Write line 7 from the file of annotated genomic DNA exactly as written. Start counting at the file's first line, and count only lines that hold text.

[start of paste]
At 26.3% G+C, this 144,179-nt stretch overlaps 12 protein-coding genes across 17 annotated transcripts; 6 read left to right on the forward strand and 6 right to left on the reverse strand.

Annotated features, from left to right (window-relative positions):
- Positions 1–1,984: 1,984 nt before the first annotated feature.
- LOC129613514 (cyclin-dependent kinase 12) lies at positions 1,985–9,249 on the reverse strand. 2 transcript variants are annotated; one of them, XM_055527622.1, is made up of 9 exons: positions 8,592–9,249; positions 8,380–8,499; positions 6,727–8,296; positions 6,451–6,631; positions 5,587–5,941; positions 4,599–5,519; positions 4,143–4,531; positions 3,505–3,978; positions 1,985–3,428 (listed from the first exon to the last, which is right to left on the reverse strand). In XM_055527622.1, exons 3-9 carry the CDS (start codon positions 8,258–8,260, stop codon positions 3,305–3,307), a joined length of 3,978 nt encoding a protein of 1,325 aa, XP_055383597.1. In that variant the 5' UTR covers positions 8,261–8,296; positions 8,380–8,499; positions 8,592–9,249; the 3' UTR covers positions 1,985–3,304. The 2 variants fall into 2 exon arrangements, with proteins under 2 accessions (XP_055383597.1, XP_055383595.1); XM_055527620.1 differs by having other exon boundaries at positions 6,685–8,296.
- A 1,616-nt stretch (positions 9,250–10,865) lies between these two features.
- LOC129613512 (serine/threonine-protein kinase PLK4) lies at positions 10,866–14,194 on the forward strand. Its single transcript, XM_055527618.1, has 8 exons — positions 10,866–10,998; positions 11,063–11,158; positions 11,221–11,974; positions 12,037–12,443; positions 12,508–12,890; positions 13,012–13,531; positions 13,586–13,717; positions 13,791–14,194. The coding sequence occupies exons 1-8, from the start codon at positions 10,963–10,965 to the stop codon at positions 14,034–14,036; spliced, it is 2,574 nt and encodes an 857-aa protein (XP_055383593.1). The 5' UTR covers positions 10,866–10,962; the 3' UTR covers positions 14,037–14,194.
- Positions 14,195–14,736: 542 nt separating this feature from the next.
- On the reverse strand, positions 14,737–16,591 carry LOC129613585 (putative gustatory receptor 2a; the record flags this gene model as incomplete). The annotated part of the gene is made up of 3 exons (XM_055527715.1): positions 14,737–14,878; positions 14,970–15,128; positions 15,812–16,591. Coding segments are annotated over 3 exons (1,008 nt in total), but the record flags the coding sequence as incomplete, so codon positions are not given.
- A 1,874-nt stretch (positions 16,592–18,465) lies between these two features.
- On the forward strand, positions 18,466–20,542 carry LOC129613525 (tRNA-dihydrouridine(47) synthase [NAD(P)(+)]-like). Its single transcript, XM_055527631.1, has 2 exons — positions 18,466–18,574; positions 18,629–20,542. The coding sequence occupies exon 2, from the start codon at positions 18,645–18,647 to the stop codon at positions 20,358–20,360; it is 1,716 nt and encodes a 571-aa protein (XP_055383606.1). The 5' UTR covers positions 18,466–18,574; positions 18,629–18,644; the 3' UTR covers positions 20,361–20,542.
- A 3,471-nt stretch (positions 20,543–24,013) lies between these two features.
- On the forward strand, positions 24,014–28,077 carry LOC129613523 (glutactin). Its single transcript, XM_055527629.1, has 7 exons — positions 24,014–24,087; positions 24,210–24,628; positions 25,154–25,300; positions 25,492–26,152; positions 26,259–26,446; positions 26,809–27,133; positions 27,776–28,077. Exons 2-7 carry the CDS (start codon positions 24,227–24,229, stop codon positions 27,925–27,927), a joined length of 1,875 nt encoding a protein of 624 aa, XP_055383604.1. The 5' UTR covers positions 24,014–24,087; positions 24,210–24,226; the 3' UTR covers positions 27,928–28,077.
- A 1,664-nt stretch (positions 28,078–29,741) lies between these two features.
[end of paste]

- Positions 14,195–14,736: 542 nt separating this feature from the next.